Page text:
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List of Occupants of the Onondaga Reservation, Onondaga County, New York

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Onondaga Reservation Map, 1890

Onondaga Reservation, 1890
Onondaga, County, New York

The Onondaga reservation, lying in Onondaga County, forms a rectangle of a little more than 2.3 miles by 4 miles, commencing about 5 miles southward from the city of Syracuse, and contains about 6,100 acres: Onondaga castle, with hotel, store, post office, and a few houses, is at the “entrance gate “. The blue limestone quarries belonging to the Onondaga Nation furnish excellent building material, but the deep strata, which will measure from 18 to 20 inches in thickness, are 20 feet below the ground surface, requiting laborious and expensive stripping. Only 3 derricks are now worked, each paying to the nation an annual rental of $100. The leases, made by ruling chiefs, pass under the keen supervision of the state agent for the Indians.

The Onondaga reservation, lying in Onondaga County, forms a rectangle of a little more than 2.3 miles by 4 miles, commencing about 5 miles southward from the city of Syracuse, and contains about 6,100 acres: Onondaga castle, with hotel, store, post office, and a few houses, is at the “entrance gate “. The blue limestone quarries belonging to the Onondaga Nation furnish excellent building material, but the deep strata, which will measure from 18 to 20 inches in thickness, are 20 feet below the ground surface, requiting laborious and expensive stripping. Only 3 derricks are now worked, each paying to the nation an annual rental of $100. The leases, made by ruling chiefs, pass under the keen supervision of the state agent for the Indians.

For nearly three-quarters of a mile after leaving Onondaga castle the road runs through the land of a man who, by inheritance from the late “Aunt. Cynthia” (long honored by the Onondagas and also by the white people) and by other acquisitions, has become one of the wealthiest and most influential of his people. His leases to white men bring him a cash income of from $600 to $900 per annum. His example has been followed by others. Only 2,522.25 acres are cultivated, or less than half the acreage of the reservation, 423.5 acres being classed by the owners as pasture land. As a fact, the greater portion of the cultivated land is leased to white men under sanction of the laws of New York, with the concurring consent of the ruling chiefs. As a general rule, the rental is at a fair rate, and whether legally or, as on some of the reservations, illegally leased, affords support to Indian landowners, many of whom would be otherwise helpless and destitute.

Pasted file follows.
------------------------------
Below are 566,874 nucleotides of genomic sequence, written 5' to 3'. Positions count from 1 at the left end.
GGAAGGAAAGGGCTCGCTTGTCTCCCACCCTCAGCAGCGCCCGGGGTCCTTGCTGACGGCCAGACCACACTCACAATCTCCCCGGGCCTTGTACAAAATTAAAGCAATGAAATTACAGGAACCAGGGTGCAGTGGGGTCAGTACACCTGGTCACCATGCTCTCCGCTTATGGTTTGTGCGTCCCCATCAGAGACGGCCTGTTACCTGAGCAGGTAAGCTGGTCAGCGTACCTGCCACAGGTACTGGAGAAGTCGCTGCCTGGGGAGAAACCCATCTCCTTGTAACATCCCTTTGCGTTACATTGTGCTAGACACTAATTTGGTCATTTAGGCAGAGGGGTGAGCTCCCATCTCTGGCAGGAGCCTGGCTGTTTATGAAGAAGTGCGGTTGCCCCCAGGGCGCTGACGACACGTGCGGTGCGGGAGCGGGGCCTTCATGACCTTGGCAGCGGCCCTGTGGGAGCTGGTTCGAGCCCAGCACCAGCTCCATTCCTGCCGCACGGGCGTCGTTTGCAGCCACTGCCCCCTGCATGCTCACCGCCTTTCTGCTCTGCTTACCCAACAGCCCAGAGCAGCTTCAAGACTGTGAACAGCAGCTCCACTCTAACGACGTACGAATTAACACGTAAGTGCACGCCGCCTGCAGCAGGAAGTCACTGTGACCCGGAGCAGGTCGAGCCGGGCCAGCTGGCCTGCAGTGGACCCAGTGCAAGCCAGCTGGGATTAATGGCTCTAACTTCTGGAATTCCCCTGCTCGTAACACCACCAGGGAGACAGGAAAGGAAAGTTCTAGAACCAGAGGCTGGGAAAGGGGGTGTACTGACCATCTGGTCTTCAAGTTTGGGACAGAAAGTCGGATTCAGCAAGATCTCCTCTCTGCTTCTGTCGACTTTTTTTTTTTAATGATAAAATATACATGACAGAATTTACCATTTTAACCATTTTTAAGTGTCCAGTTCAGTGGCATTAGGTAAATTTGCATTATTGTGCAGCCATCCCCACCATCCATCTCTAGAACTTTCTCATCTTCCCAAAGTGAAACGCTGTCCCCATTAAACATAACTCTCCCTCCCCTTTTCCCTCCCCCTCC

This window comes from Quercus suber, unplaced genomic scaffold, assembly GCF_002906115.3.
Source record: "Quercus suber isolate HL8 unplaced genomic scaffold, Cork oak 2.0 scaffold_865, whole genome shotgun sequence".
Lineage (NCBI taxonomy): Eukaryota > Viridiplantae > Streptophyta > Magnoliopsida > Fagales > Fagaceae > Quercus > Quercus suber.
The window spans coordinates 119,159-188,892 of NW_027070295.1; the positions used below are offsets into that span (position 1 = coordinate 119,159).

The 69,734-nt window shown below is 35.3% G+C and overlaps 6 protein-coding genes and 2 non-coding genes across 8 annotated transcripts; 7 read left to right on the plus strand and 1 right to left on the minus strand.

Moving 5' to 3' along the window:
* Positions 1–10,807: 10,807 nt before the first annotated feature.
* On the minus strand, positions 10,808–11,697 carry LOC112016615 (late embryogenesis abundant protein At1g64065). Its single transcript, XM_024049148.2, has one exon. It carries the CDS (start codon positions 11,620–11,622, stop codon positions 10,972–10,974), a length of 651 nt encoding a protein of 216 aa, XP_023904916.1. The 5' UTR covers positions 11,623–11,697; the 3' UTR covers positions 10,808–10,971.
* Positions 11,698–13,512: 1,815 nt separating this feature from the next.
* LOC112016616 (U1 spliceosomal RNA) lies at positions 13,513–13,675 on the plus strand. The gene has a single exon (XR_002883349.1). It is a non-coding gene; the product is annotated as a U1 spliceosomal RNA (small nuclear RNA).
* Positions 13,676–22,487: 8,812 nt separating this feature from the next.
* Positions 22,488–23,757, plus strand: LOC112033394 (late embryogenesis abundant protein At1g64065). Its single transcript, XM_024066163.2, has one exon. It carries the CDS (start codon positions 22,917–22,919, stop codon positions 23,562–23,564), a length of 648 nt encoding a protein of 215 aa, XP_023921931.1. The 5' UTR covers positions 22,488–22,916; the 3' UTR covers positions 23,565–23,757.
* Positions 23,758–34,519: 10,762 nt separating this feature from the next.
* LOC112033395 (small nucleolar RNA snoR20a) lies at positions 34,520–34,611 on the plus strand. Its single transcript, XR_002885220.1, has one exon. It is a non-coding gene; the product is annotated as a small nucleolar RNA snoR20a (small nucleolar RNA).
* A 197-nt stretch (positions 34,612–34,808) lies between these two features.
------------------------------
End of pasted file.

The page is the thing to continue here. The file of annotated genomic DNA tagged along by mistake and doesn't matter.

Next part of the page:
More than 1,000 acres are so stony and mountainous that they have little value except for a poor grade of pasturage. There is still sufficient timber for fencing, and the best cultivated farms are fairly fenced, but the fences are not generally well maintained and are only repaired sufficiently to protect crops during their maturity. The supply of timber is ample for the present. While no timber has been sawed, and but little wood cut except for home use, it is to the credit of the people that, to a greater extent than found upon ‘any other reservation, even the poorer families had a visible supply of wood laid up in advance for winter use.

With the exception of the land lying in the angle of the roads below Onondaga castle, no large farms in. well shaped tracts lie upon the east side of the Cardiff road. The lower range of hills comes within a few hundred feet of the road, nearly through the reservation, and for the last mile touches the road. Between First creek, 1 mile from Onondaga castle, and the fork leading to South Onondaga, there are a few good farms of 20 to 40 acres. The land on the west side of the road is uniformly good. The bottom lands on the west side of the creek, although cut by spurs from the hills which press closely upon the creek, are also fertile.

A second road from Syracuse cuts the 300 acre “Webster tract” and afterward follows the western reservation line until it joins the South Onondaga road at a fine farm belonging to a widow. This is also leased to a white man, and the owner lives on the main road in a modern house adjoining the Methodist Episcopal Church. North of this farm are two others worthy of notice, both leased to white men.

The lands along the stony wretched roads, on the upper waters of Lafayette creek, are broken sharply by spurs from the mountain, which occupies so large a portion of the south half of the reservation. More than 20 small, steep hills, almost as distinct as mounds, fringe the creek, leaving only small garden patches for culture. One man has made a success of strawberries, but substantial farming is impracticable. Northward along the bench land and slope of the hills which rise eastward toward the reservation line are several tracts of land with good farming properties. The entire reservation is a narrow valley between two strips of bench land, each of which is at the foot of high outside hills belonging to the white people of New York. No artificial irrigation is needed, as the hills are full of unfailing springs and the water is of the best.

Occupants of Onondaga Reservation

We have carefully copied the names listed on the map in hopes it will provide a better record but also help you in your search for ancestors

Section A – Green on Map

Section B – Blue on Map

Section C – Yellow

Section D – Red